Part 2: County Seat Contests | Official Roster | County Buildings
Railroads | County Associations
Part 3: Storms and Other Calamities | Statistics of Progress
Harvard: Early History | Corporation
Part 4: Harvard (cont.): Official Roster | Educational | Religious
The Press | Post Office | Fires | Lodges and Societies
Part 5: Harvard (cont.): Hotels | Banks | Manufacturing
Part 6: Sutton: Population | Buildings | The Railroad War
Part 7: Sutton (cont.): Clark's Square | Official Roster
Educational | Religious | The Press | Post Office
Part 8: Sutton (cont.): Orders and Societies | Hotels | Banks
Professional | Manufactories | Progress
Part 9: Sutton (cont.): Biographical
Part 10: Edgar: Incorporation | Educational | Religious | The Press
Post Office | Societies | Hotels | Banks
Part 11: Edgar (cont.): Biographical Sketches (cont.)
Fairfield: Incorporation | Educational | Religious
Part 12: Fairfield (cont.): The Press | Post Office
Lodges and Societies | Hotels | Banks | Progress
Part 13: Clay Center: Biographical Sketches
Glenville: Biographical Sketches
Sheridan Precinct: Biographical Sketch
List of Illustrations in Clay County Chapter
Sunday night, April 13, 1873, there commenced a storm that will be long remembered by the early settlers of Clay County. It had been raining through the day, and just before dark the wind veered from southwest around to northwest--the rain increasing. Long before light, Monday morning, the rain changed to sleet; and at daybreak--the morning still dark--the air was filled with what seem like solid snow; so wet was it, and carried so swiftly by the gale, that it was almost impossible to move against it; it would wet a person through like rain in a few moments. All day Monday and Monday night, Tuesday and Tuesday night, it snowed, the storm increasing all the time until Wednesday morning. Many banks of snow were as high as the houses, and many of the draws, creeks and rivers, were level full of snow. Driven before the gale, almost the entire live stock of the county perished in the snow. In School Creek Precinct, Mrs. Kelley and child were trying to go a few rods to a neighbors, got lost, chilled and froze to death in the wet snow; before starting out, she remarked that she would die with her child is she could not get through with it alive. They were both found dead after the storm.
A heavy snow-storm occurred through this section of the State in November, 1871. The snow fell with bewildering rapidity and drifted into massive heaps, covering buildings and blockading roadways. During the storm, a man by the name of McGoon, living three and a half miles south of the town of Harvard, started on foot for that place, accompanied by his son. So thick did the snow fall, blown swiftly by the winds, that it was with difficulty they could maintain their course in the direction of the town. Upon nearing the town, the old man became fatigued and bewildered, and was unable to keep up with his son, who could not afford his father any assistance, and pressed on to secure his own safety. Blinded and overcome by the shifting snow, the old man lost his way, and upon search being made, as soon as it was safe to venture out, he was found on the edge of town frozen stiff.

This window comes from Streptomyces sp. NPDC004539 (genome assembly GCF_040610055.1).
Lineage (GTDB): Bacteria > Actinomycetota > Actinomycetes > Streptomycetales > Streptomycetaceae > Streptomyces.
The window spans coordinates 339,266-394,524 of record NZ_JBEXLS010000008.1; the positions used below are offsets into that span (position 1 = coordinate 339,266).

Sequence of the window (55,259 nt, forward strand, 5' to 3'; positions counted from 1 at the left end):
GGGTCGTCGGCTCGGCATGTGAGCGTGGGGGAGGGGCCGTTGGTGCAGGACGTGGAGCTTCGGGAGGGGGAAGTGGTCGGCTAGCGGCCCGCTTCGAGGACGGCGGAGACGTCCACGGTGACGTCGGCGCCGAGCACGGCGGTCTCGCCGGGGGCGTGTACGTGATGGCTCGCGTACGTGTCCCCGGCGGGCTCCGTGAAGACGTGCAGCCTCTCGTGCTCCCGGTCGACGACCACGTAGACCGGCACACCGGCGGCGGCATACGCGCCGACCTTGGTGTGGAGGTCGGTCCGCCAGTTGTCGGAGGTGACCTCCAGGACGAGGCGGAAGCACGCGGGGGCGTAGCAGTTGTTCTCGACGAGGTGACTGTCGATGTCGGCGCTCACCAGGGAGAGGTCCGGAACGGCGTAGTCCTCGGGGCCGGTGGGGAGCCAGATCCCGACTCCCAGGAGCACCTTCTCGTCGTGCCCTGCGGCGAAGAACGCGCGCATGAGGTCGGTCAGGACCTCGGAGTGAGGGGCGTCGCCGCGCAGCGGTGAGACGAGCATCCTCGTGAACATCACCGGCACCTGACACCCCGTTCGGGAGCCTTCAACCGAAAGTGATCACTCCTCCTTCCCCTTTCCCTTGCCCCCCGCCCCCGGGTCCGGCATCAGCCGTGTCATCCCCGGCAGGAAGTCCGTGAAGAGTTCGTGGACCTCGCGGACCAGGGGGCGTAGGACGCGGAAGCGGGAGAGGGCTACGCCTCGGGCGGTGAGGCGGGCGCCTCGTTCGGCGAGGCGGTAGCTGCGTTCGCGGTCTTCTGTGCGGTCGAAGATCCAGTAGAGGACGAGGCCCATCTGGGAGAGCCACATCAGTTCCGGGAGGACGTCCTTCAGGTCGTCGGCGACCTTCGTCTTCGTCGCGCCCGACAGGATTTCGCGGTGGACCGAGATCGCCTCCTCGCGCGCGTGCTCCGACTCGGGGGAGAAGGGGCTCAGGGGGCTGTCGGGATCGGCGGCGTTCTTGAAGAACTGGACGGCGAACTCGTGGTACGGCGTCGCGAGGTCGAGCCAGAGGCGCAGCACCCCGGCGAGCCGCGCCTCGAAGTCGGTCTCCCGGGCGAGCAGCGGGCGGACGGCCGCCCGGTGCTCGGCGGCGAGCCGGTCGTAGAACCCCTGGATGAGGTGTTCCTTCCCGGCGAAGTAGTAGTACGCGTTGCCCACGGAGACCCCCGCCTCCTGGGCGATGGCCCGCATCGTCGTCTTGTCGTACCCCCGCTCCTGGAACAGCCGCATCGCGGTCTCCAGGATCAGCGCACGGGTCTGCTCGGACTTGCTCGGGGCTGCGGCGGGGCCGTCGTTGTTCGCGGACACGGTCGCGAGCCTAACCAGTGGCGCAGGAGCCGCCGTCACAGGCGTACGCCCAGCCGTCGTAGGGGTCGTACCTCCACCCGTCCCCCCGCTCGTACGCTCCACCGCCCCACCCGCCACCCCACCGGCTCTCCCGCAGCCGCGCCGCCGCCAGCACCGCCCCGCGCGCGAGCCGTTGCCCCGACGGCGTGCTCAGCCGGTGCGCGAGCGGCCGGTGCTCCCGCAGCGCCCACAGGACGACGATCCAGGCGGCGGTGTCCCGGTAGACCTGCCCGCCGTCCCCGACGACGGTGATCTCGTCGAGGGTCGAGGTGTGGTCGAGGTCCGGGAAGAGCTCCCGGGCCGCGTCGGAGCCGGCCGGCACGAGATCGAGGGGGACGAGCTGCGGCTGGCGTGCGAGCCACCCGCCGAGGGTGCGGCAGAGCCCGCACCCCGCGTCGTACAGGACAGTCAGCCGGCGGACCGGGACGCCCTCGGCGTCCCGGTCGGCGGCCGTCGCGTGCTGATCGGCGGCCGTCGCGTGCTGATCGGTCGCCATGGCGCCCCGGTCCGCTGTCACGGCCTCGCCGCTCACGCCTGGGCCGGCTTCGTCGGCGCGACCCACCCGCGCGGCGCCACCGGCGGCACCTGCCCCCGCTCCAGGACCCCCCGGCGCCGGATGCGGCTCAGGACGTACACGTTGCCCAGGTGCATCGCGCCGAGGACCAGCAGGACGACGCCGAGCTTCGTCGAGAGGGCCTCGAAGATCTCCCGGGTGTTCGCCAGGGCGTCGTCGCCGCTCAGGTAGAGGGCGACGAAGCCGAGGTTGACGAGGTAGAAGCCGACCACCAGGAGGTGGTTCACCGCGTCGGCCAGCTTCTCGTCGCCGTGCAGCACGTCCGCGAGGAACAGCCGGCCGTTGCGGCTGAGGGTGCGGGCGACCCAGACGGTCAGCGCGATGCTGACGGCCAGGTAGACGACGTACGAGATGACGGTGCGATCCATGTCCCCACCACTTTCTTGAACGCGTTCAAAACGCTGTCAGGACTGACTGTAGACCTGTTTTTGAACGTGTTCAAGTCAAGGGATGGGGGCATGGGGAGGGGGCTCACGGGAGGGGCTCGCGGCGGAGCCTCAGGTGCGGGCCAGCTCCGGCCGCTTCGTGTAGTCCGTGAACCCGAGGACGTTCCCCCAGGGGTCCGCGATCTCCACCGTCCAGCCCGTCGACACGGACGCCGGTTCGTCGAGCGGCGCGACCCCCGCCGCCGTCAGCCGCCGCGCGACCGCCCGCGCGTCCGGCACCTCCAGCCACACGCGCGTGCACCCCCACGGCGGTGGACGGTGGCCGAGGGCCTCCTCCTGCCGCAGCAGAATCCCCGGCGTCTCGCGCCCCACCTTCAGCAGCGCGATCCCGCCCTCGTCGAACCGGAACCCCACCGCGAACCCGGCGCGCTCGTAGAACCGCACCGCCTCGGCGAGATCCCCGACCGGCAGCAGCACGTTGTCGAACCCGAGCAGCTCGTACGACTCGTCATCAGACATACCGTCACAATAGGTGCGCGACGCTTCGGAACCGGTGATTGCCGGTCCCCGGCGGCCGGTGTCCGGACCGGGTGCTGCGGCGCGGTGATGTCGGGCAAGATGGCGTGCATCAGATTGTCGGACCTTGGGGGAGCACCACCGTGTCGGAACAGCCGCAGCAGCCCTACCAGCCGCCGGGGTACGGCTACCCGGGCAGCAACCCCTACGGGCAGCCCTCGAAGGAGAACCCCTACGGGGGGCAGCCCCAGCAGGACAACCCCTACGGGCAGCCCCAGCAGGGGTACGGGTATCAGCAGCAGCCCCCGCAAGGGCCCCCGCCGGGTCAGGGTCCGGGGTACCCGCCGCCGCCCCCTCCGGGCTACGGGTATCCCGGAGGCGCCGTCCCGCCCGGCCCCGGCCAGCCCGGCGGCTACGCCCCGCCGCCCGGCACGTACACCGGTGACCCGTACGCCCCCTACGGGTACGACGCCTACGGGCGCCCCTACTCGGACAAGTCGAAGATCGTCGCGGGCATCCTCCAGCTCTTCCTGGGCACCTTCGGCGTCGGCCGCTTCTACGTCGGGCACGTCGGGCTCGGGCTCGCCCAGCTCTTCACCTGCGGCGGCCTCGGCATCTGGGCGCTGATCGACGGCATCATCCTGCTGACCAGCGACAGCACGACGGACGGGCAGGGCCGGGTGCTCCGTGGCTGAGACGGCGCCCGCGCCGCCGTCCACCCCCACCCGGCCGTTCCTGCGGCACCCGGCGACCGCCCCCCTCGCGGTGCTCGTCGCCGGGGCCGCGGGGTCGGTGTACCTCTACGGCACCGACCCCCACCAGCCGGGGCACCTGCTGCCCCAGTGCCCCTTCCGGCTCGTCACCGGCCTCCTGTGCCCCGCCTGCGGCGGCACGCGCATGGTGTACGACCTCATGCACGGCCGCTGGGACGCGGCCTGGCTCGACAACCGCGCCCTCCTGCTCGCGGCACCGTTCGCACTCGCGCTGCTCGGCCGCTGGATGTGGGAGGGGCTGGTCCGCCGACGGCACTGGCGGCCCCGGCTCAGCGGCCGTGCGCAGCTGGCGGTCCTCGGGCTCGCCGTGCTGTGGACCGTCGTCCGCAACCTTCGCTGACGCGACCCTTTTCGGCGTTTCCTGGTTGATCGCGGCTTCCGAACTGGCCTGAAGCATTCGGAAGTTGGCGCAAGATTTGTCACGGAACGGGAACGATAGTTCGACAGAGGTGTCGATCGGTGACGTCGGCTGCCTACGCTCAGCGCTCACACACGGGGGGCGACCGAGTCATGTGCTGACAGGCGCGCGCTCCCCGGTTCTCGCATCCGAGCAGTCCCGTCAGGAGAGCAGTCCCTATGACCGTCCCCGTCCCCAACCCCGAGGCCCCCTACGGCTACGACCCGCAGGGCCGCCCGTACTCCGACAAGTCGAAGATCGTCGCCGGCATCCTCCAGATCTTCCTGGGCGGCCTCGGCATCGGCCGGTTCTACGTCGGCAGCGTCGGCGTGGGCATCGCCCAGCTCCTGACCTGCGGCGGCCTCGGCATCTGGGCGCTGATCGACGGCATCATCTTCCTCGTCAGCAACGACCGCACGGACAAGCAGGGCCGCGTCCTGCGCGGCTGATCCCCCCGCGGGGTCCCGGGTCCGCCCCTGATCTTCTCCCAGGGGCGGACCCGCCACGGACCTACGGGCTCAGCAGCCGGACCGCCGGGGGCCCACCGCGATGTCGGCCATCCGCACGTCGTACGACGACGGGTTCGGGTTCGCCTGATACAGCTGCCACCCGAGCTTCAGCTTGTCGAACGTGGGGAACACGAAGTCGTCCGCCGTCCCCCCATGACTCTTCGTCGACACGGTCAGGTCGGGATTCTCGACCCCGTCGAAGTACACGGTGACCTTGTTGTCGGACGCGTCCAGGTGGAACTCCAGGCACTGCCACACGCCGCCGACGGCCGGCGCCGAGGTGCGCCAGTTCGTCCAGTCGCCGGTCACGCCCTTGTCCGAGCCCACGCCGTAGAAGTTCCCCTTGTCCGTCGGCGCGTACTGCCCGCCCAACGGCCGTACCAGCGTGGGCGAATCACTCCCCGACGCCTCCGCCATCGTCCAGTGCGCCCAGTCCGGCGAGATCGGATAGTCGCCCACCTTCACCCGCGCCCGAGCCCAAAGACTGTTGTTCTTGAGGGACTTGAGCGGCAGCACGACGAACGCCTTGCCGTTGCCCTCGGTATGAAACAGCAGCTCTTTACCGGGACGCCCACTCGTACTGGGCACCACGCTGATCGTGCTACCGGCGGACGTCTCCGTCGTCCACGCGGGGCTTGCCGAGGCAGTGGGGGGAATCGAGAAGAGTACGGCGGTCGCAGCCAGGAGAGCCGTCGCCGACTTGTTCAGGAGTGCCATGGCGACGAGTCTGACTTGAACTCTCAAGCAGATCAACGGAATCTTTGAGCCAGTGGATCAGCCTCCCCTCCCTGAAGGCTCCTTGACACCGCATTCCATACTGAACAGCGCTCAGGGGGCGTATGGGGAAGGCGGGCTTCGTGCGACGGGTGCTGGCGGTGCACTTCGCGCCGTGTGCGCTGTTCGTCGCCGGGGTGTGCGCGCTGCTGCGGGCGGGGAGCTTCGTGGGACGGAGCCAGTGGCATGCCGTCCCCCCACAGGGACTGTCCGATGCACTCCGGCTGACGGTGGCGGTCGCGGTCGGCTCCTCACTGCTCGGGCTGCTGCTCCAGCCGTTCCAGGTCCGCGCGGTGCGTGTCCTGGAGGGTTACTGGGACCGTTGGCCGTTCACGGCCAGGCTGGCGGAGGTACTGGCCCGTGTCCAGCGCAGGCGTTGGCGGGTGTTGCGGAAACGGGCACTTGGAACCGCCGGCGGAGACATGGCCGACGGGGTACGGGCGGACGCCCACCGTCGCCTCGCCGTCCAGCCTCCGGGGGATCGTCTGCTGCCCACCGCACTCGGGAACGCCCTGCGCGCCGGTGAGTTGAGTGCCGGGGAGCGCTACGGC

In the summer of 1881, a severe hail-storm passed across the northern part of the county, coming from a northwest direction. The storm was accompanied with a heavy wind, blowing in a circular motion, and hail fell for about three-quarters of an hour, covering the ground, and was carried, with the water, into heaps. Extending over a course five miles in width, crops were beaten into the ground by the hail and entirely destroyed, resulting in great loss to many.
On the 14th of November, 1872, a fire broke out from a dug-out, and spread over a large territory in the vicinity of Harvard, and reaching to the property of E. J. Moger, burned his implements and tools, also a stable, in which were four valuable horses and two cows, all of which perished in the flames.
Some time later, as the section men on the B. & M. Railroad were burning a fire brake along the south side of the track, the wind carried some fire to the opposite side of the track, which caught in the grass and began spreading. A heavy wind was blowing, and the fierce flames rolled swiftly through the thick carpet of dead grasses, consuming houses and all combustible material that lay in their course. The wide spread burnings were unmanageable, and were not extinguished until they had burned over a wide scope of country, extending northward nearly to the Platte River, destroying property to the value of several thousands of dollars. The railroad company at once dispatched agents to the burnt district to ascertain the condition of things and to assess the damage to settlers, whose losses were adjusted and paid, to the satisfaction of all.
In July, 1874, swarms of grasshoppers came from the northeast in such countless numbers as to make the sunlight dim. So swiftly did they destroy the crops, that a forty or an eighty-acre corn-field would not last them more than two hours. The rank growing corn would literally bend over to the ground by the weight of grasshoppers. Potatoes, garden vegetables, and crops of all kinds, excepting wheat and barley already harvested, sugar-cane and broom-corn, were swept out of existence in every part of the county in the short space of two days. Not a bushel of corn was raised in the county. The year before, settlers burned corn--it being only 15 cents a bushel. The grasshopper year it was shipped from Iowa and brought $1 per bushel. The people had nothing but wheat and barley to eat and feed their stock. When winter set in, many of the settlers had no money, no fuel, and scarcely anything to eat. Want and starvation was upon them, when, by the timely aid of the Eastern States, the settlers were rescued from actual death by starvation. In the fall of 1874, a committee to procure and distribute aid was formed at Sutton, consisting of C. M. Turner, Chairman and distributing agent, with F. W. Hohmann, R. G. Merrill, George Stewart and J. Steinmetz.